WHEN WE SIT down to eat in our monastery, we try to be conscious of several things. We eat in silence because this way you can concentrate on the food and practice awareness. Then we eat everything on the plate. This is our way of honoring the conservation of resources. We also try to make sure that the conservation of resources takes place before the food even reaches our plate: the portions we receive aren’t too large, and this way it isn’t difficult to eat all that’s been given to us. We also remember the preparation of the food—the work of the cooks and the cleaners and those who picked the vegetables and processed the food. We don’t choose what we eat at the monastery. We’re not in the monastery to become gourmets. We’re there because we need to cultivate appreciation and nonattachment to all things, including food.

These ritual behaviors are part of what we call the “five contemplations.” The first contemplation is to develop gratitude. We give thanks for the food and how it came to us. We reflect on the food’s growth from seed to flowering plant, its harvesting and journey from the fields to the market; then we appreciate its arrival and preparation in the kitchen, and the effort it took to supply this food. We acknowledge the interdependence of all natural things—how they work together in harmony to bring us what is nutritious and life-giving. We recognize, too, that life forms may have been harmed in the gathering of this food (even though we don’t eat meat, we know that animals may have been disturbed by the harvesting of the vegetables, fruits, and grains).

The second contemplation is to develop humility. In the monastery we’re privileged in that we don’t pay money for our meals. However, we know the meal is not cost-free. We’re also aware that many in the world don’t have access to any food, no matter what the price. It’s a great blessing to us that we have people who cook for us and prepare the tables. We’re always at risk of taking them for granted—just as, in society as a whole, we take for granted the people who work in the factories or the migrant laborers who pluck our fruits and vegetables from the trees and bushes or pull them up from the ground. That we forget all those who work out of sight for our comfort is an unfortunate tendency in our culture. The second contemplation forces us, therefore, at least for a moment, to be aware that they exist and that we should be grateful for them. Perhaps such gratitude will make us more likely to help these laborers as they advocate for better work and living conditions.

I remember on one occasion, I was eating with a young man who asked: “If I paid five dollars for this meal, why do I still have to say ‘thank you’?”

“Do you think that your five dollars really bought this meal?” I asked him. “Let’s count up the economic cost that led to this food coming together in this form for you. Think about all the causes and conditions that were involved in terms of time and space for this set of ingredients to be cooked in such a way and then be available to eat.” And so the young man and I did just that. I can’t remember the exact number we came up with, but the amount of money and the perhaps unquantifiable effort involved were considerably more than what he had paid. The young man ate a bit of humble pie with his meal that day!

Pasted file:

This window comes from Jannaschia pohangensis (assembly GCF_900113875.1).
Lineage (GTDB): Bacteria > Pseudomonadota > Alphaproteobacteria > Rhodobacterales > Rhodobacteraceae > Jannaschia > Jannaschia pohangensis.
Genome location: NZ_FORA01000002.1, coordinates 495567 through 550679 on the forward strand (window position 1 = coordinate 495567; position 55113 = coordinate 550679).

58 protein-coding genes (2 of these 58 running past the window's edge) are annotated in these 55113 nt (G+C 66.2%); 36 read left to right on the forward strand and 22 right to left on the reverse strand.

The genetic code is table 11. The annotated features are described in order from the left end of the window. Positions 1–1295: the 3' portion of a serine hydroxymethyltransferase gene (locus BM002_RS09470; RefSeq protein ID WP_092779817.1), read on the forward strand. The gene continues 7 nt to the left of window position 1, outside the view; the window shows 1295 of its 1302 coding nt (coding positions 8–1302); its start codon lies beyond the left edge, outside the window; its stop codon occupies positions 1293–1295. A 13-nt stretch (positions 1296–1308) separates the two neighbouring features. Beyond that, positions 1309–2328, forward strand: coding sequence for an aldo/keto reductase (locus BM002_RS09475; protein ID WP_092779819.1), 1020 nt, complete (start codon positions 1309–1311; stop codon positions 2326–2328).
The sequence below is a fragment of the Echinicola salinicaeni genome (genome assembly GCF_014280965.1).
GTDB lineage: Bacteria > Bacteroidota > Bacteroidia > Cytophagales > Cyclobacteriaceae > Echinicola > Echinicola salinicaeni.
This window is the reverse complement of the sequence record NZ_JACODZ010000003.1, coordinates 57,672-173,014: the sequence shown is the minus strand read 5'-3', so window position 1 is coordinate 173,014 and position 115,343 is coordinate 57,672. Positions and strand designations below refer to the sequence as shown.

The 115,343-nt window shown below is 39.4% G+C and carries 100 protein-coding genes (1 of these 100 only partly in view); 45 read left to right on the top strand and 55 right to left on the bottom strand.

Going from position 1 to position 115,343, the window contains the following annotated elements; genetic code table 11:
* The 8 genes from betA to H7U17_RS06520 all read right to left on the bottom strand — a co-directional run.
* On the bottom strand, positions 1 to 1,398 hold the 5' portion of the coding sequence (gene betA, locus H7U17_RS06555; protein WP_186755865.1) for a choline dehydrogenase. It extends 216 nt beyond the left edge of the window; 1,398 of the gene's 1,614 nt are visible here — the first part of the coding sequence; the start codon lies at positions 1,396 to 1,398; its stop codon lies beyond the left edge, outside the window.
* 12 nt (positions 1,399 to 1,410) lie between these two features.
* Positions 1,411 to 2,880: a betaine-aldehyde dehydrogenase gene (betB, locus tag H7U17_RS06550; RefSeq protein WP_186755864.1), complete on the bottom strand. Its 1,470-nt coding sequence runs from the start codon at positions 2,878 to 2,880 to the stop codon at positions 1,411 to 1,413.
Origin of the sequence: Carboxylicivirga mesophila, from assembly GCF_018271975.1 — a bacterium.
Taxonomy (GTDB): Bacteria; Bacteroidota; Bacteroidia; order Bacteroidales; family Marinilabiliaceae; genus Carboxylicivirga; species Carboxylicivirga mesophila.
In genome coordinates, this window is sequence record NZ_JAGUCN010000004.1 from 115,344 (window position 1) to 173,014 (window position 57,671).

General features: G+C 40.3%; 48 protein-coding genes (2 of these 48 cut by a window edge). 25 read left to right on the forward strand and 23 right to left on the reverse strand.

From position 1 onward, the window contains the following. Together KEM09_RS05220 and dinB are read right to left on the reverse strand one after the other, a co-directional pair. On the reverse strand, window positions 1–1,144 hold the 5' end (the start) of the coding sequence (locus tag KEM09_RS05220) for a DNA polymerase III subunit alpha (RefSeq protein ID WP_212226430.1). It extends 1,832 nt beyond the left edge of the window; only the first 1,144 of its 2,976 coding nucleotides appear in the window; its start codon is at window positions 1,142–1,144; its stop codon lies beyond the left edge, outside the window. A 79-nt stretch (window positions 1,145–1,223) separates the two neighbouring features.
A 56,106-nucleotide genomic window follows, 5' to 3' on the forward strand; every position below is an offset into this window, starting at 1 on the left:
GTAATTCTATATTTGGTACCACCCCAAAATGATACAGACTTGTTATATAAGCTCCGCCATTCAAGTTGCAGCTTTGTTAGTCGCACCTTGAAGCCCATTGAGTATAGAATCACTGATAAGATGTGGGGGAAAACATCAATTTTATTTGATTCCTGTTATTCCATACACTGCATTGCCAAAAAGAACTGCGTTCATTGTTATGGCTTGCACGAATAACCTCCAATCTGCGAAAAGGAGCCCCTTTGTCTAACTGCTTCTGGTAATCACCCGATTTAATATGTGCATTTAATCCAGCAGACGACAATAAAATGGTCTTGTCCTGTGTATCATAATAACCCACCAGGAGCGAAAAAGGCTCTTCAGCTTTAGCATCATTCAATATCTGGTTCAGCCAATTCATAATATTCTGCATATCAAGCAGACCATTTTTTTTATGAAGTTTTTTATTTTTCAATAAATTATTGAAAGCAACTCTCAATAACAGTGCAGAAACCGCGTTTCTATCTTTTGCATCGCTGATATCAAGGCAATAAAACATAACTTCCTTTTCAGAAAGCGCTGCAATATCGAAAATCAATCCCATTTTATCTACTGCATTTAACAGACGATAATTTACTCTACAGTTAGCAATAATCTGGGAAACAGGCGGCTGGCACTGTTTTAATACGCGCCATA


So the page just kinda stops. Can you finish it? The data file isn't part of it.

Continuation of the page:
The third contemplation we perform is to develop restraint. Restraint means protecting the integrity of our mind so that we’re less likely to depart from our discipline; this way we avoid errors such as greed. So, not only should we not take more than we need but also always practice consideration in making sure that everyone has what they need. We must be aware not to become selfish, indulge our tastes, and wish to take more than our share—whether it’s piling our plate high or making it so that other people don’t get enough to eat. We shouldn’t ask why we were given the food, complain about the taste, or disparage the skills of those who prepared it. We should accept it with gratitude and grace, thanking everyone involved for their work and care.

The fourth contemplation is the generation of health-providing thoughts about the food. We should sense it nourishing us and giving us energy and vitality, coursing through our bodies. That’s why the food in the monastery should always be nutritious. The food prepared should be good for the digestion, soft on the palate, and flavorful. There’s no reason that it should be devoid of taste or pleasure. The Chinese monastic tradition considers food and medicine to be from the same source. Food is always cooked using herbs and spices together to combine taste, nutritional value, and the healing power of those herbs and spices. This is a different conception of food from that in the West, where nutrition has, until relatively recently, not been thought of as a key component in preventing disease and curing ailments. The fourth contemplation allows us to consider food as a medicinal force.

The fifth contemplation aims to encourage examination of the purpose of our lives. The entire process of sitting down to eat, reflecting on food and its preparation, and then the eating of it should be a method—one among many—to take us further on the path to enlightenment. This again is why the food in our temples is vegetarian: because we want to emphasize the life-giving nature of food and to discourage the taking of life.

From Authenticity: Clearing the Junk: A Buddhist Perspective, © 2007 by Venerable Yifa. Reprinted with the permission of Lantern Books, New York.